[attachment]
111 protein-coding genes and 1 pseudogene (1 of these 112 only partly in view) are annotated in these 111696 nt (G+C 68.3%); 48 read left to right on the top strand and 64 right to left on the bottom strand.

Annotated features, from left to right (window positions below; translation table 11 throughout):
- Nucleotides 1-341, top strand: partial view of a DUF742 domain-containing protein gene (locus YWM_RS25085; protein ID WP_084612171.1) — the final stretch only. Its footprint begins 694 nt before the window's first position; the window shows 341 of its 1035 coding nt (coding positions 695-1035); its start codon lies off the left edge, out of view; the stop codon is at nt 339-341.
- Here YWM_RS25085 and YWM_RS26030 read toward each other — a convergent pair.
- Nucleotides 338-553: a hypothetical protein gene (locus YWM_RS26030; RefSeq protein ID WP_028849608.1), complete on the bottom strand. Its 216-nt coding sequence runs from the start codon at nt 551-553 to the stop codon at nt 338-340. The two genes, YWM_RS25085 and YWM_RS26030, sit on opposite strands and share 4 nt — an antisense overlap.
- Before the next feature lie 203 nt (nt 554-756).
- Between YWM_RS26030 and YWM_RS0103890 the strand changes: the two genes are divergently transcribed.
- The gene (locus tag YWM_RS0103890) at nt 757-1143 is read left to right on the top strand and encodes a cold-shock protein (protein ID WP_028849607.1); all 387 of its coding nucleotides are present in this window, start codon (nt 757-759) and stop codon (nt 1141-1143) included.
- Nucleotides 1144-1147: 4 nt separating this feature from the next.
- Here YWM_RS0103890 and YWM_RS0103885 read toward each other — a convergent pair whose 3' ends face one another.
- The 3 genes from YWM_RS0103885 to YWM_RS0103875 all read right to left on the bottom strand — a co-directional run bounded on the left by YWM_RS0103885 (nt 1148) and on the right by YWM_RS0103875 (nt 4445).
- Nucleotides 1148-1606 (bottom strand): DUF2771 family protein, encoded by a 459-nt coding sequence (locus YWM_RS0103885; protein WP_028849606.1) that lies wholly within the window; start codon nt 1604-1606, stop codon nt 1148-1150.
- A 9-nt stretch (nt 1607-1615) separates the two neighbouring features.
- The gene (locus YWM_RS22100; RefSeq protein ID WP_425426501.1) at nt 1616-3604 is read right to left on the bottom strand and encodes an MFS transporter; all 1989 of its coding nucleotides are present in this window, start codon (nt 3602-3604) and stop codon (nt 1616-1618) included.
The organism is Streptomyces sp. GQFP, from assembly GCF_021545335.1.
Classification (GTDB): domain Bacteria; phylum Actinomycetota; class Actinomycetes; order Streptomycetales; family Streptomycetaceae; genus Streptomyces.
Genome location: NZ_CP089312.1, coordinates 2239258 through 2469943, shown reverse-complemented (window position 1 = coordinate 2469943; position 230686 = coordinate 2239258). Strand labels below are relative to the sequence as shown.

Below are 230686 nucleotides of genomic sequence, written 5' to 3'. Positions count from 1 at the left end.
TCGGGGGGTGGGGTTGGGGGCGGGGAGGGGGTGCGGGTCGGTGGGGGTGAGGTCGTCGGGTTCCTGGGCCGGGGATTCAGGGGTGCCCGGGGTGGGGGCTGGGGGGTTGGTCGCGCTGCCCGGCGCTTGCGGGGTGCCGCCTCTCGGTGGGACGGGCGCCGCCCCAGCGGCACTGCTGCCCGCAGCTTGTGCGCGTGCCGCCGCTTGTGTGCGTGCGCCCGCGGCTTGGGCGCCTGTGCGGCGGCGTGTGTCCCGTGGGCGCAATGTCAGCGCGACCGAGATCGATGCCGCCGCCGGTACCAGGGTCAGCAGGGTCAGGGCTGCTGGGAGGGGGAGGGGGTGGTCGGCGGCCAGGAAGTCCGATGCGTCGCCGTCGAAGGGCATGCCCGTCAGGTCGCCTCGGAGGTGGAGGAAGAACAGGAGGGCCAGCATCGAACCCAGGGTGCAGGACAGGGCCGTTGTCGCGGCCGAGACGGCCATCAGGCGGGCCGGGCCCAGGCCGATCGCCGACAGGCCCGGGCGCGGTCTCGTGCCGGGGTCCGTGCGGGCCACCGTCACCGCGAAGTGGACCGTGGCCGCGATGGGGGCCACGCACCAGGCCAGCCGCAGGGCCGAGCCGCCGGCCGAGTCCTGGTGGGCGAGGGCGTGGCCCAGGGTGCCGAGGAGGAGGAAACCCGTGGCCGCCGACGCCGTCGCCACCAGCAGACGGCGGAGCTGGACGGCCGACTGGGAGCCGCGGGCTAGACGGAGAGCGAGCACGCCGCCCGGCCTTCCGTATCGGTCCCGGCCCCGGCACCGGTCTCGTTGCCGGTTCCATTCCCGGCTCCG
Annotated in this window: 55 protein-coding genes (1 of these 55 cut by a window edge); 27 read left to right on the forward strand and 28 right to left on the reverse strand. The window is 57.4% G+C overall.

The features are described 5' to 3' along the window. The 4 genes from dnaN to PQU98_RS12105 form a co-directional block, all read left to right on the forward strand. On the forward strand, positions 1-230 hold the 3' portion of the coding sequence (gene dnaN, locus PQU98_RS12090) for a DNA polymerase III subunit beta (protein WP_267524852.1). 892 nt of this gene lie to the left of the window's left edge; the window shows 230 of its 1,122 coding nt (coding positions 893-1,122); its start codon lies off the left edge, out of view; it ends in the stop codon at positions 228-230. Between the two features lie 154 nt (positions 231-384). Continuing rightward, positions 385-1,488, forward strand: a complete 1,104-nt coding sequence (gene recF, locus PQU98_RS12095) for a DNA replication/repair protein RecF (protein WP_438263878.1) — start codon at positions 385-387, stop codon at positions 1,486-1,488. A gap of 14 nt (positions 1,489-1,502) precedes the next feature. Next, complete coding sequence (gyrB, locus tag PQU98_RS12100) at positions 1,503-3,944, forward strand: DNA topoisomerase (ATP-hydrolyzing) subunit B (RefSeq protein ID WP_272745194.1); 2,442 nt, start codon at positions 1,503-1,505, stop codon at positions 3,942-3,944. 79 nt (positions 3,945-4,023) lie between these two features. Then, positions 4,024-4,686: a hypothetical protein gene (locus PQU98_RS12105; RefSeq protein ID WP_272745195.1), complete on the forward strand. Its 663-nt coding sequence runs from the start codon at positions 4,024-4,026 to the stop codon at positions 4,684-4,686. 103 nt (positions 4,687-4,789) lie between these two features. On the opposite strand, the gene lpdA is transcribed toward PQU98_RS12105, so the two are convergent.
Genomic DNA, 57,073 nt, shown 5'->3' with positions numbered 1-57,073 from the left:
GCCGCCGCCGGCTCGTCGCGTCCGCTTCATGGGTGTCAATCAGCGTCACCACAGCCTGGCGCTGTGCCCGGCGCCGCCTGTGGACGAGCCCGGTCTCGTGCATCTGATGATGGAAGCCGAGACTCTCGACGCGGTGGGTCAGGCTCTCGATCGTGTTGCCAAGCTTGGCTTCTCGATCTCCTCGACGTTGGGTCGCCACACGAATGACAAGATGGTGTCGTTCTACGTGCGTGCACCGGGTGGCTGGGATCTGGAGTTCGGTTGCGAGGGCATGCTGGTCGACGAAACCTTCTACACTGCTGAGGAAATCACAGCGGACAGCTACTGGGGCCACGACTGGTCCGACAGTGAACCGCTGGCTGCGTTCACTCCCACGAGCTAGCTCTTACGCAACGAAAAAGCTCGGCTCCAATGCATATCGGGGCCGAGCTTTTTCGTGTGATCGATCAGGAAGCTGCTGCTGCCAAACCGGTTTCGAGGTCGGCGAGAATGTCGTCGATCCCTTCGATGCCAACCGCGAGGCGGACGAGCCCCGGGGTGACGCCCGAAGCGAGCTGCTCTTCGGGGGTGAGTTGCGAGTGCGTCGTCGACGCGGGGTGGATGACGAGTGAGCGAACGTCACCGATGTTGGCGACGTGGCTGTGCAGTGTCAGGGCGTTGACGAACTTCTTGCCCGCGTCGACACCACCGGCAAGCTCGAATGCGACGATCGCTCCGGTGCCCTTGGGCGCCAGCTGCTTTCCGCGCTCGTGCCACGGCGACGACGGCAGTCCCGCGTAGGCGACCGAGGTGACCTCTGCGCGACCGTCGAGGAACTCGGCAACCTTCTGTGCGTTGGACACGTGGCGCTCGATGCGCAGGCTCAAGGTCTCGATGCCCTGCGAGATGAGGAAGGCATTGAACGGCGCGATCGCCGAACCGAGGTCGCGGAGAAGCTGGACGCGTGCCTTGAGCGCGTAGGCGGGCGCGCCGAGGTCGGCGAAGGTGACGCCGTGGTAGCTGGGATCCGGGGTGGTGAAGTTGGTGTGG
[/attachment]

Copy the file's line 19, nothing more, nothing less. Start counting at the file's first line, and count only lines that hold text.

TCGGGGGGTGGGGTTGGGGGCGGGGAGGGGGTGCGGGTCGGTGGGGGTGAGGTCGTCGGGTTCCTGGGCCGGGGATTCAGGGGTGCCCGGGGTGGGGGCTGGGGGGTTGGTCGCGCTGCCCGGCGCTTGCGGGGTGCCGCCTCTCGGTGGGACGGGCGCCGCCCCAGCGGCACTGCTGCCCGCAGCTTGTGCGCGTGCCGCCGCTTGTGTGCGTGCGCCCGCGGCTTGGGCGCCTGTGCGGCGGCGTGTGTCCCGTGGGCGCAATGTCAGCGCGACCGAGATCGATGCCGCCGCCGGTACCAGGGTCAGCAGGGTCAGGGCTGCTGGGAGGGGGAGGGGGTGGTCGGCGGCCAGGAAGTCCGATGCGTCGCCGTCGAAGGGCATGCCCGTCAGGTCGCCTCGGAGGTGGAGGAAGAACAGGAGGGCCAGCATCGAACCCAGGGTGCAGGACAGGGCCGTTGTCGCGGCCGAGACGGCCATCAGGCGGGCCGGGCCCAGGCCGATCGCCGACAGGCCCGGGCGCGGTCTCGTGCCGGGGTCCGTGCGGGCCACCGTCACCGCGAAGTGGACCGTGGCCGCGATGGGGGCCACGCACCAGGCCAGCCGCAGGGCCGAGCCGCCGGCCGAGTCCTGGTGGGCGAGGGCGTGGCCCAGGGTGCCGAGGAGGAGGAAACCCGTGGCCGCCGACGCCGTCGCCACCAGCAGACGGCGGAGCTGGACGGCCGACTGGGAGCCGCGGGCTAGACGGAGAGCGAGCACGCCGCCCGGCCTTCCGTATCGGTCCCGGCCCCGGCACCGGTCTCGTTGCCGGTTCCATTCCCGGCTCCG